I just finished reading both this and the 1936 edition of For Better, Not For Worse by Walter Maier (also published by CPH). It's absolutely amazing to see the change in attitude which occurred in the span of two decades, where CPH would then publish a book which praised Margaret Sanger and her "Planned Parenthood" clinics.
Here are some selected excerpts from this fateful volume by Prof. Rehwinkel. First, he defines the term which is the title of his book, one which he borrowed from Margaret Sanger:
"Planned parenthood, then, means to apply to the function of begetting children and the establishment of the family the same intelligence, experience, judgment, and careful weighing of all the consequences for those concerned as a man would normally apply to any other life situation where an important decision must be made. ...That to this end they voluntarily regulate the frequency of pregnancy and set limits to the number of possible offspring by the use of artificial devices recommended for that purpose by the medical profession, governed in their decision by the exigencies of the existing circumstances." [page 9]
Remember that this is said in a positive context!
"The emerging but still groping and uncertain public opinion on birth control found an enthusiastic champion in the person of a brilliant young woman by the name of Margaret Higgens Sanger." [page 32]
He then proceeds to tell her life story and boast of her brave struggle to see the legalization of birth control.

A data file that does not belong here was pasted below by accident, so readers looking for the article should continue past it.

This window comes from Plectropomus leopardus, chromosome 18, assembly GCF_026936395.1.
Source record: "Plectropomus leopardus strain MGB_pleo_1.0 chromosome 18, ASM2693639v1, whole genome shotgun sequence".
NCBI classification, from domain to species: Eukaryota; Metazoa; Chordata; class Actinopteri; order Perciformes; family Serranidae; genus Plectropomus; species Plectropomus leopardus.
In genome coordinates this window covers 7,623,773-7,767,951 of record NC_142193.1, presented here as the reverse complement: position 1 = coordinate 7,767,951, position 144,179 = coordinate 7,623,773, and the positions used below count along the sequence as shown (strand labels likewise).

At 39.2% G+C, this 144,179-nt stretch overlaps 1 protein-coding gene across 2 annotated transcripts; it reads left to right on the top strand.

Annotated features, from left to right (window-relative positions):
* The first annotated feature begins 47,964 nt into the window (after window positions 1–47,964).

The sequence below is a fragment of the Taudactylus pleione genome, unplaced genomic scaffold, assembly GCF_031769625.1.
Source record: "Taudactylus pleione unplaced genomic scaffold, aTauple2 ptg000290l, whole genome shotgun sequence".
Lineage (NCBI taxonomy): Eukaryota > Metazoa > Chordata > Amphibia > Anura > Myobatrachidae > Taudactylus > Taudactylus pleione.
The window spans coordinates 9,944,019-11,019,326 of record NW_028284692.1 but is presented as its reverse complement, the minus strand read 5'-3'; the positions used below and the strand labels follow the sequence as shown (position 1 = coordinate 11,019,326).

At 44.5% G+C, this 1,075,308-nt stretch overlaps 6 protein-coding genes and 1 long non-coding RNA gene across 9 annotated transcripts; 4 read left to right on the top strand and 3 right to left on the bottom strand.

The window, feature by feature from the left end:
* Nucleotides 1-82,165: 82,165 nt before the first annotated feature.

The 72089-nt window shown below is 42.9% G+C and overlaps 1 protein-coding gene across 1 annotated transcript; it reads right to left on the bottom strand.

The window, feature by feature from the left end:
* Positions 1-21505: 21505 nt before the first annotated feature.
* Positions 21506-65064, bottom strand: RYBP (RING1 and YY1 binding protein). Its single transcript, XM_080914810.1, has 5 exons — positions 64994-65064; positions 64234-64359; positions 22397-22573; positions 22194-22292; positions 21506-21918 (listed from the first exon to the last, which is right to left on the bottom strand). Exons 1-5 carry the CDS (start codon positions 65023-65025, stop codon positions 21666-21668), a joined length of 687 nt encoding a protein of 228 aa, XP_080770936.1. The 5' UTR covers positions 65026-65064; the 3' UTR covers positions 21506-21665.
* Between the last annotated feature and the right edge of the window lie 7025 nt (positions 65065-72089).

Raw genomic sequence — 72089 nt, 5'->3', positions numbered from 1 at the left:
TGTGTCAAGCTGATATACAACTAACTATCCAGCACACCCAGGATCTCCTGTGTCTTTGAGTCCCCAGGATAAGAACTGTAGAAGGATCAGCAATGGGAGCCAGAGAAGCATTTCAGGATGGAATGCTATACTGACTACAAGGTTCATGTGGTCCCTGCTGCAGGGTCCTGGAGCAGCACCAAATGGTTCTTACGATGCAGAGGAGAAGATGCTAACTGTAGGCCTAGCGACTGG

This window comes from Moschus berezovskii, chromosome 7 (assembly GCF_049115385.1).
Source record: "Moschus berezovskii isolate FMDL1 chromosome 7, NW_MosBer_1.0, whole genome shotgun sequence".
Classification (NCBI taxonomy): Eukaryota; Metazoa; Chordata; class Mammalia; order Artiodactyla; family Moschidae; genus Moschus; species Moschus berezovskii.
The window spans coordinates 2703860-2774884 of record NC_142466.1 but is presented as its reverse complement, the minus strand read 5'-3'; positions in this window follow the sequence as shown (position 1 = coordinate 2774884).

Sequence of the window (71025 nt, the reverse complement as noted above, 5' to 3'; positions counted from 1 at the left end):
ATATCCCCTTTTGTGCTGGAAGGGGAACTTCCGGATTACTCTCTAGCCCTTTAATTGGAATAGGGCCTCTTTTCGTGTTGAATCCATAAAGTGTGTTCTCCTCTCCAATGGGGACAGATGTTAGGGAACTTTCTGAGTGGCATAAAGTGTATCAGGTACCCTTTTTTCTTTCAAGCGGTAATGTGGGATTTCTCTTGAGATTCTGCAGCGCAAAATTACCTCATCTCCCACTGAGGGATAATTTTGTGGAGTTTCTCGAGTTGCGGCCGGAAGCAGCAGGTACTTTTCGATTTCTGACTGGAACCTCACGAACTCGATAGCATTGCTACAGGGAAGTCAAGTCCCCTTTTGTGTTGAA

"This state of affairs became a nightmare for the sensitive soul of Margaret Sanger. Fear of another pregnancy filled the heart of every poor woman that she came in contact with. The question that met her was always the same: 'What can I do to keep from it?' or 'What can I do to get out of it?'
"These appalling conditions haunted Margaret Sanger day and night. She appealed to the doctors to do something about it, but they refused... The struggle was a hard and a bitter one. Very few men or women had the courage to share with her the odium of public disapproval, though they might share her general ideas. She was harassed by law enforcement agencies, repeatedly suffered imprisonment, and even her husband had to go to jail for a considerable time merely for having handed to an investigator a pamphlet published by his wife on the use of contraceptives. But Margaret Sanger was determined to carry on until Anthony Comstock laws had been repealed or modified and the public opinion had been enlightened." [pages 34-35]
What a heroine!
"And it is a noteworthy fact that approximately 60% of those who answered the questionnaire prepared by Rev. Paul G. Hansen of Denver, Colo., for the Family Life Committee of the Board of Parish Education of the Lutheran Church - Missouri Synod (ca. 1953) favored a judicious practice of birth control, which seems to indicate that the position of the church is no longer convincing for a great many of its members" [page 44]
Ahhh! Theology by public opinion.